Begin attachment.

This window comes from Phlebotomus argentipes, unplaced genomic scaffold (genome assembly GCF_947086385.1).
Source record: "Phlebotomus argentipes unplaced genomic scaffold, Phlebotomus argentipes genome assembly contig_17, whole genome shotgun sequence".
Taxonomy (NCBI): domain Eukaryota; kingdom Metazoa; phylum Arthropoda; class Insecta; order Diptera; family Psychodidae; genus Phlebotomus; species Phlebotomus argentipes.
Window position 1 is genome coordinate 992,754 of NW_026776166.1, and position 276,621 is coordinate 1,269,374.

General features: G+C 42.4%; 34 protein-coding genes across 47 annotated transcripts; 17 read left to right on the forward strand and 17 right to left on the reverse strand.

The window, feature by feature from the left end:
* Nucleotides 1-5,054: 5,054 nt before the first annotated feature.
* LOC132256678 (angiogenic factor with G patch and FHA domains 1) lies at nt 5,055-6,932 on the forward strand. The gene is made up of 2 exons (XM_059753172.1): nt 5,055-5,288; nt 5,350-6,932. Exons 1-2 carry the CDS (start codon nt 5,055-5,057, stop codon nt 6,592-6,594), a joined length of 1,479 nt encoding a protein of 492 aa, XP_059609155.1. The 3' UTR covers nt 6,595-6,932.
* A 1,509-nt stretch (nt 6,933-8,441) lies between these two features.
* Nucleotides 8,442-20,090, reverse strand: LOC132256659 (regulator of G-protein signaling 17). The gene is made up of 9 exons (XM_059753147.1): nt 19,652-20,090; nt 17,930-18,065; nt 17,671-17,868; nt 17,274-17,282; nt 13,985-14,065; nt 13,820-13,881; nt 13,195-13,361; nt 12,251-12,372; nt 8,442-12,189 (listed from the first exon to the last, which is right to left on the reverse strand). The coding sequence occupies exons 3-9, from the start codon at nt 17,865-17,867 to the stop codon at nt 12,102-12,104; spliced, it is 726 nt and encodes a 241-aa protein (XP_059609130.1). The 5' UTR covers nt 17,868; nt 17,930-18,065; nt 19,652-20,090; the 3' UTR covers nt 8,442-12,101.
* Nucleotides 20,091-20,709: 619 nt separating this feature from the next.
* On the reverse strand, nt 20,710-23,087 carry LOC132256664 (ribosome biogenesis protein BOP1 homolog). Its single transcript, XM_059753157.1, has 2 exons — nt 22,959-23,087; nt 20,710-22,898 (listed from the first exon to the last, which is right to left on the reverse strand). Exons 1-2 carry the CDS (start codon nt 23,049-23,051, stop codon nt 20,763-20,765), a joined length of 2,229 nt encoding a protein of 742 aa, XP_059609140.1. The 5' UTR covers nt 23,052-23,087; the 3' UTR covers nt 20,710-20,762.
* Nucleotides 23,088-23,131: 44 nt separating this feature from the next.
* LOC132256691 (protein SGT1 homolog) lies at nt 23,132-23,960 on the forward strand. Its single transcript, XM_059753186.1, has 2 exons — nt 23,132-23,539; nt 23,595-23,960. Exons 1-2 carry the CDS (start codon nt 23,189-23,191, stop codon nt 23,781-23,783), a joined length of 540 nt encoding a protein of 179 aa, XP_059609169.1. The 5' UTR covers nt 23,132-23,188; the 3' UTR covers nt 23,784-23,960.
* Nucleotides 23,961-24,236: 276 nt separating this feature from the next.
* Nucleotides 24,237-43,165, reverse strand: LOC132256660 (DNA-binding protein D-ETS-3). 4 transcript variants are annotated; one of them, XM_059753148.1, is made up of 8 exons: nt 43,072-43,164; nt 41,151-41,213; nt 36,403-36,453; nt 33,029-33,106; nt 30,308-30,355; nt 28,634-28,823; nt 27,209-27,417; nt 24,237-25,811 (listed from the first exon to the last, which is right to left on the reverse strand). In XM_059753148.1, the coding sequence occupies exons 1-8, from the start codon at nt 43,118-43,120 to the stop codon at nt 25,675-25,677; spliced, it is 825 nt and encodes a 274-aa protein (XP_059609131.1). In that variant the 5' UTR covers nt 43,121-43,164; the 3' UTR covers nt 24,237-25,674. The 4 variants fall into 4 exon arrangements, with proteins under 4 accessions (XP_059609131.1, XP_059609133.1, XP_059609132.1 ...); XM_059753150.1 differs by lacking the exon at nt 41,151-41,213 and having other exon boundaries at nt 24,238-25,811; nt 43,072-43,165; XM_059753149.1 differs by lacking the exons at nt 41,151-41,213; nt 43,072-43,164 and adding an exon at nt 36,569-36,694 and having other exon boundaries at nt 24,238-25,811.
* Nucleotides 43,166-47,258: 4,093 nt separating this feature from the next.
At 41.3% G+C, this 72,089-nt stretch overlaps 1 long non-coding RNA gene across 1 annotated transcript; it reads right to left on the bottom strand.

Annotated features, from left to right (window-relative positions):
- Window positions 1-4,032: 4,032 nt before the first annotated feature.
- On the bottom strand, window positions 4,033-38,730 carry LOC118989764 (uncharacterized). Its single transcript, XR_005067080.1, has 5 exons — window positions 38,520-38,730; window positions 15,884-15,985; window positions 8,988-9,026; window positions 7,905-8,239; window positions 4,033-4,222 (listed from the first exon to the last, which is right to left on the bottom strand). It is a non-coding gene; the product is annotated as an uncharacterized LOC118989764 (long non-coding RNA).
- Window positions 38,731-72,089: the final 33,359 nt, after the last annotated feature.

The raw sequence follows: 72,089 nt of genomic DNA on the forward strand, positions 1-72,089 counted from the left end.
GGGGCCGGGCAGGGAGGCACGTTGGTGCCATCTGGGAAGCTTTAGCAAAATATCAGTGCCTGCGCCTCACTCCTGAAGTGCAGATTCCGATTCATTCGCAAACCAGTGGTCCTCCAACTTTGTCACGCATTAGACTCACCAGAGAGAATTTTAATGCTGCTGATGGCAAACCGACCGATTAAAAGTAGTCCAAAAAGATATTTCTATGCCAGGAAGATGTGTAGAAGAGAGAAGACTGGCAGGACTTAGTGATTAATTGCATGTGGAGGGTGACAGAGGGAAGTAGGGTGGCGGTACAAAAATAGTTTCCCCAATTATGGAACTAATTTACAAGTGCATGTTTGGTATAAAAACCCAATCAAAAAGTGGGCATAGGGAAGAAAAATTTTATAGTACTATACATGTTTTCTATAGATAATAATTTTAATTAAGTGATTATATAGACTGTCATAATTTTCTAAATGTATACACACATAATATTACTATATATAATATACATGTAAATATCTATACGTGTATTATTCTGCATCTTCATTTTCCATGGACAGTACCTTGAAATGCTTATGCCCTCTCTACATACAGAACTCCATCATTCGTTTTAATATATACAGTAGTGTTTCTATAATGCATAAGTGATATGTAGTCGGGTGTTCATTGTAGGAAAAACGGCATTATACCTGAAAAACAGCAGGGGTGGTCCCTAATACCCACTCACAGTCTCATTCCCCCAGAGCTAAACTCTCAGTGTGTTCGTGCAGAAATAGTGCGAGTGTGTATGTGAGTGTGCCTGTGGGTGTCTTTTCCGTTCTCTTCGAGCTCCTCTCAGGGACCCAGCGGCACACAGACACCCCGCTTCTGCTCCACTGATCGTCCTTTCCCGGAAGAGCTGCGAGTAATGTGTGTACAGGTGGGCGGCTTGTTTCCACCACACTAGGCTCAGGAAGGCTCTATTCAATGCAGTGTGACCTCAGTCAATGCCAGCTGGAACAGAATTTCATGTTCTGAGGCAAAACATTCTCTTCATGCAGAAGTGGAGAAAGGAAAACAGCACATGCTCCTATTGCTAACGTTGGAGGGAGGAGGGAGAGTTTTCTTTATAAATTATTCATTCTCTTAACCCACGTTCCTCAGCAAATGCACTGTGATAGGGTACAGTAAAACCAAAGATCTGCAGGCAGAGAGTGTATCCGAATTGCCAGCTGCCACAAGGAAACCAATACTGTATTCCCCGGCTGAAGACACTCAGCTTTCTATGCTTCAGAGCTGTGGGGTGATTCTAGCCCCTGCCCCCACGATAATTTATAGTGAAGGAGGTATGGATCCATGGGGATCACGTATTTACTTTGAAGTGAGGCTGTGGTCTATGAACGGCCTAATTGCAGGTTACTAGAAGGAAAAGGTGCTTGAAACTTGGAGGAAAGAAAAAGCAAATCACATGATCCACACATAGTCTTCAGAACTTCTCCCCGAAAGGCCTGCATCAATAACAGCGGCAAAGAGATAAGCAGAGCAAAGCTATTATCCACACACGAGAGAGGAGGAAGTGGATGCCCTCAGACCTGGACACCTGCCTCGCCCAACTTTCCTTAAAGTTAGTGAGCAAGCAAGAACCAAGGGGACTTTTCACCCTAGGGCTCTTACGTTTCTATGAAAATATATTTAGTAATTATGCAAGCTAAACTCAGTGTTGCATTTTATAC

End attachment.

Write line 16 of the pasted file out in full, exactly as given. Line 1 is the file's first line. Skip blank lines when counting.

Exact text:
* Nucleotides 24,237-43,165, reverse strand: LOC132256660 (DNA-binding protein D-ETS-3). 4 transcript variants are annotated; one of them, XM_059753148.1, is made up of 8 exons: nt 43,072-43,164; nt 41,151-41,213; nt 36,403-36,453; nt 33,029-33,106; nt 30,308-30,355; nt 28,634-28,823; nt 27,209-27,417; nt 24,237-25,811 (listed from the first exon to the last, which is right to left on the reverse strand). In XM_059753148.1, the coding sequence occupies exons 1-8, from the start codon at nt 43,118-43,120 to the stop codon at nt 25,675-25,677; spliced, it is 825 nt and encodes a 274-aa protein (XP_059609131.1). In that variant the 5' UTR covers nt 43,121-43,164; the 3' UTR covers nt 24,237-25,674. The 4 variants fall into 4 exon arrangements, with proteins under 4 accessions (XP_059609131.1, XP_059609133.1, XP_059609132.1 ...); XM_059753150.1 differs by lacking the exon at nt 41,151-41,213 and having other exon boundaries at nt 24,238-25,811; nt 43,072-43,165; XM_059753149.1 differs by lacking the exons at nt 41,151-41,213; nt 43,072-43,164 and adding an exon at nt 36,569-36,694 and having other exon boundaries at nt 24,238-25,811.